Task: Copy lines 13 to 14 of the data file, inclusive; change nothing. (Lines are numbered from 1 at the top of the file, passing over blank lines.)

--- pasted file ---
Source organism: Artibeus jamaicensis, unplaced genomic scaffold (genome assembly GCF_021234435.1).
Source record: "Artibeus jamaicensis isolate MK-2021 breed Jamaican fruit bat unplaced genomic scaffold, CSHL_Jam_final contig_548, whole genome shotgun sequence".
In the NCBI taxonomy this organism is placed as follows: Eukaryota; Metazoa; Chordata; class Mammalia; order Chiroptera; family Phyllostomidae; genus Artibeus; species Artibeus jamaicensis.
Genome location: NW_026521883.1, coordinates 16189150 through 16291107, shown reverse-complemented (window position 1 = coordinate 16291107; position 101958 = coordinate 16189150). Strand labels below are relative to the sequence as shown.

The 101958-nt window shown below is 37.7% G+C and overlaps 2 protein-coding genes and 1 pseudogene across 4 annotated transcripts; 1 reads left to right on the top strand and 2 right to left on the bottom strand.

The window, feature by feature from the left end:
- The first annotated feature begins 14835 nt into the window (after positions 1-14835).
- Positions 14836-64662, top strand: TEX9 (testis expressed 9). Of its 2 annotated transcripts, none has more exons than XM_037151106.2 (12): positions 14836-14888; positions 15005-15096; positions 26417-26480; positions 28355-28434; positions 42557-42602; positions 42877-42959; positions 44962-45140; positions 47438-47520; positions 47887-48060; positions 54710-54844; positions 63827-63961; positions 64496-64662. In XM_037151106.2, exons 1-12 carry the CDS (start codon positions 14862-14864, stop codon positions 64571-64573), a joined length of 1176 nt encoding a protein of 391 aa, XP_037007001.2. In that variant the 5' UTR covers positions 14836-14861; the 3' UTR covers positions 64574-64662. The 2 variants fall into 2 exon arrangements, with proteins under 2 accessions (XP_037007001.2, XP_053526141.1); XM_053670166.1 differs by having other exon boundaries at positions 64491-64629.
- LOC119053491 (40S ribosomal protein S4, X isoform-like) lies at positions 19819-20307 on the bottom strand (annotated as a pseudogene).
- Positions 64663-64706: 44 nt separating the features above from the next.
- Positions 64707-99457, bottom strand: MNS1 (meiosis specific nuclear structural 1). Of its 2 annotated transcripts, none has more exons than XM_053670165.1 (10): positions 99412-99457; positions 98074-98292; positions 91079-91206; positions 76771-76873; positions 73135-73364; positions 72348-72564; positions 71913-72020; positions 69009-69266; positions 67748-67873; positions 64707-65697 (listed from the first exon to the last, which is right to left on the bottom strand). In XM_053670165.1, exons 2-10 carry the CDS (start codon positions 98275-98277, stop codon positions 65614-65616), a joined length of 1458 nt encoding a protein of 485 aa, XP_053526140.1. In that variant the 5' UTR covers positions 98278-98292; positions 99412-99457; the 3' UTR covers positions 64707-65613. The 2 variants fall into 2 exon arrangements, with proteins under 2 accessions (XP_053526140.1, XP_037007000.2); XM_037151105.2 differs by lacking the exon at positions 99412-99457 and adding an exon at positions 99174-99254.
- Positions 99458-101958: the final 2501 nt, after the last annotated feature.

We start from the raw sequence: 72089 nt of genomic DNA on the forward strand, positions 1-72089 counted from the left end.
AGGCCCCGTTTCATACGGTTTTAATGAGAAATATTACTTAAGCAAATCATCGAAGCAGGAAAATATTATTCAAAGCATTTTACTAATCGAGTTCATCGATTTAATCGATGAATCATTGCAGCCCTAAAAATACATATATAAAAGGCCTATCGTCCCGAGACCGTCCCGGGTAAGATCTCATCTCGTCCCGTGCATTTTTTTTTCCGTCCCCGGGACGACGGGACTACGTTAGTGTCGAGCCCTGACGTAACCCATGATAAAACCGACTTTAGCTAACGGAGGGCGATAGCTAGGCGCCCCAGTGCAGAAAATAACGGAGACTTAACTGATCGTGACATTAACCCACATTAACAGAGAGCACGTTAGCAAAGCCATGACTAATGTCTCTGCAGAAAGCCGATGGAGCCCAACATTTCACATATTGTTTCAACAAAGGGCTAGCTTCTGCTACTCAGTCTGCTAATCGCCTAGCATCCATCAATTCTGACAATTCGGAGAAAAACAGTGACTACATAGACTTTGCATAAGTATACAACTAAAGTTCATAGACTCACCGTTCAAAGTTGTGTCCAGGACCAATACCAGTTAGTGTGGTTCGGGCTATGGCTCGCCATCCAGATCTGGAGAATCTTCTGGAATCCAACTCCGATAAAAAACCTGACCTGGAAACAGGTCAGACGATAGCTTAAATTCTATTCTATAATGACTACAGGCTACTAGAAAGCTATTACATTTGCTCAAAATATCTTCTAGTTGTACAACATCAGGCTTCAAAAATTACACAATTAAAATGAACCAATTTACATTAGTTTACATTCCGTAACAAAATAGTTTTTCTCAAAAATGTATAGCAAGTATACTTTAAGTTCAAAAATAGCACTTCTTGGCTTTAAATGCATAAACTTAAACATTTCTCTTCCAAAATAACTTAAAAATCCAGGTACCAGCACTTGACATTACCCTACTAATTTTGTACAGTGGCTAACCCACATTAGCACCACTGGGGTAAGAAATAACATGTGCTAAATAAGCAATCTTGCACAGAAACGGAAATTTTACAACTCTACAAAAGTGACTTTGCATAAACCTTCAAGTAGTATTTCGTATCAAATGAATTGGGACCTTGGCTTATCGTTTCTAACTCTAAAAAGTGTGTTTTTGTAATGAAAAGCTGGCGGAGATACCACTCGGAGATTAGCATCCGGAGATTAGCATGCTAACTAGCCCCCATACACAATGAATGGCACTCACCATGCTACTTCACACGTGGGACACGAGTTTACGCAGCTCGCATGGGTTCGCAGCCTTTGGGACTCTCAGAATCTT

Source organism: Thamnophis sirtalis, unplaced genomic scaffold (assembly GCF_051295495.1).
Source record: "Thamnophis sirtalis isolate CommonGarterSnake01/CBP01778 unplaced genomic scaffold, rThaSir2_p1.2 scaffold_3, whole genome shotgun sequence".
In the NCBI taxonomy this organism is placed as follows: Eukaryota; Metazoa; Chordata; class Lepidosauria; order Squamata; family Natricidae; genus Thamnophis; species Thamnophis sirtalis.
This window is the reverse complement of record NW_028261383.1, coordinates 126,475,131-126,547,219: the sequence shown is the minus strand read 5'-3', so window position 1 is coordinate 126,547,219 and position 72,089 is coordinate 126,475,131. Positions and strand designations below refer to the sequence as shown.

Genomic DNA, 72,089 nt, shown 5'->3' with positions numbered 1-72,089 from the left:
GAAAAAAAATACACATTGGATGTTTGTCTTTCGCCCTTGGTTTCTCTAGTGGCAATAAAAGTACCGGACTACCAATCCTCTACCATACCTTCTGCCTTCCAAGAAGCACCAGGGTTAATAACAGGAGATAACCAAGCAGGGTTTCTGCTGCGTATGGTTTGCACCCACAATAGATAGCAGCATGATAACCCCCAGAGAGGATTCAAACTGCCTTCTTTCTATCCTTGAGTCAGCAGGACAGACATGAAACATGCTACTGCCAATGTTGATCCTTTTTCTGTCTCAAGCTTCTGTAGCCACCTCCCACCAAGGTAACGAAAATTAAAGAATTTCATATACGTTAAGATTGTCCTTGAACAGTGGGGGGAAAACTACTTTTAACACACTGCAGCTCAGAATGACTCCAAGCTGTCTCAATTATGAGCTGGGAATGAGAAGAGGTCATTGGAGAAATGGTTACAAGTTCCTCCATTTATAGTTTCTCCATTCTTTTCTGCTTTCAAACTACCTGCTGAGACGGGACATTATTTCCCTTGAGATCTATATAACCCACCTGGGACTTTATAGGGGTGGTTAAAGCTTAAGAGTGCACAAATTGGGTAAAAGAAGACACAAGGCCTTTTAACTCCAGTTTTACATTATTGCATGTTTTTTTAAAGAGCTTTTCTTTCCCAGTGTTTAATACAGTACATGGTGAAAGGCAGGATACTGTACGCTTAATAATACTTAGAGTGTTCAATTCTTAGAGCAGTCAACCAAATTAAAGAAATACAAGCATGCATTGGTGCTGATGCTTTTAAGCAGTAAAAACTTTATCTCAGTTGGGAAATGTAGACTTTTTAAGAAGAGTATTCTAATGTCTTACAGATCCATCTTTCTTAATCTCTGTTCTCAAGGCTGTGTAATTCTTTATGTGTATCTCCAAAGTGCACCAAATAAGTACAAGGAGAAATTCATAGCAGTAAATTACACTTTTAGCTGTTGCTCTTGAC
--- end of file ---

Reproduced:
We start from the raw sequence: 72089 nt of genomic DNA on the forward strand, positions 1-72089 counted from the left end.
AGGCCCCGTTTCATACGGTTTTAATGAGAAATATTACTTAAGCAAATCATCGAAGCAGGAAAATATTATTCAAAGCATTTTACTAATCGAGTTCATCGATTTAATCGATGAATCATTGCAGCCCTAAAAATACATATATAAAAGGCCTATCGTCCCGAGACCGTCCCGGGTAAGATCTCATCTCGTCCCGTGCATTTTTTTTTCCGTCCCCGGGACGACGGGACTACGTTAGTGTCGAGCCCTGACGTAACCCATGATAAAACCGACTTTAGCTAACGGAGGGCGATAGCTAGGCGCCCCAGTGCAGAAAATAACGGAGACTTAACTGATCGTGACATTAACCCACATTAACAGAGAGCACGTTAGCAAAGCCATGACTAATGTCTCTGCAGAAAGCCGATGGAGCCCAACATTTCACATATTGTTTCAACAAAGGGCTAGCTTCTGCTACTCAGTCTGCTAATCGCCTAGCATCCATCAATTCTGACAATTCGGAGAAAAACAGTGACTACATAGACTTTGCATAAGTATACAACTAAAGTTCATAGACTCACCGTTCAAAGTTGTGTCCAGGACCAATACCAGTTAGTGTGGTTCGGGCTATGGCTCGCCATCCAGATCTGGAGAATCTTCTGGAATCCAACTCCGATAAAAAACCTGACCTGGAAACAGGTCAGACGATAGCTTAAATTCTATTCTATAATGACTACAGGCTACTAGAAAGCTATTACATTTGCTCAAAATATCTTCTAGTTGTACAACATCAGGCTTCAAAAATTACACAATTAAAATGAACCAATTTACATTAGTTTACATTCCGTAACAAAATAGTTTTTCTCAAAAATGTATAGCAAGTATACTTTAAGTTCAAAAATAGCACTTCTTGGCTTTAAATGCATAAACTTAAACATTTCTCTTCCAAAATAACTTAAAAATCCAGGTACCAGCACTTGACATTACCCTACTAATTTTGTACAGTGGCTAACCCACATTAGCACCACTGGGGTAAGAAATAACATGTGCTAAATAAGCAATCTTGCACAGAAACGGAAATTTTACAACTCTACAAAAGTGACTTTGCATAAACCTTCAAGTAGTATTTCGTATCAAATGAATTGGGACCTTGGCTTATCGTTTCTAACTCTAAAAAGTGTGTTTTTGTAATGAAAAGCTGGCGGAGATACCACTCGGAGATTAGCATCCGGAGATTAGCATGCTAACTAGCCCCCATACACAATGAATGGCACTCACCATGCTACTTCACACGTGGGACACGAGTTTACGCAGCTCGCATGGGTTCGCAGCCTTTGGGACTCTCAGAATCTT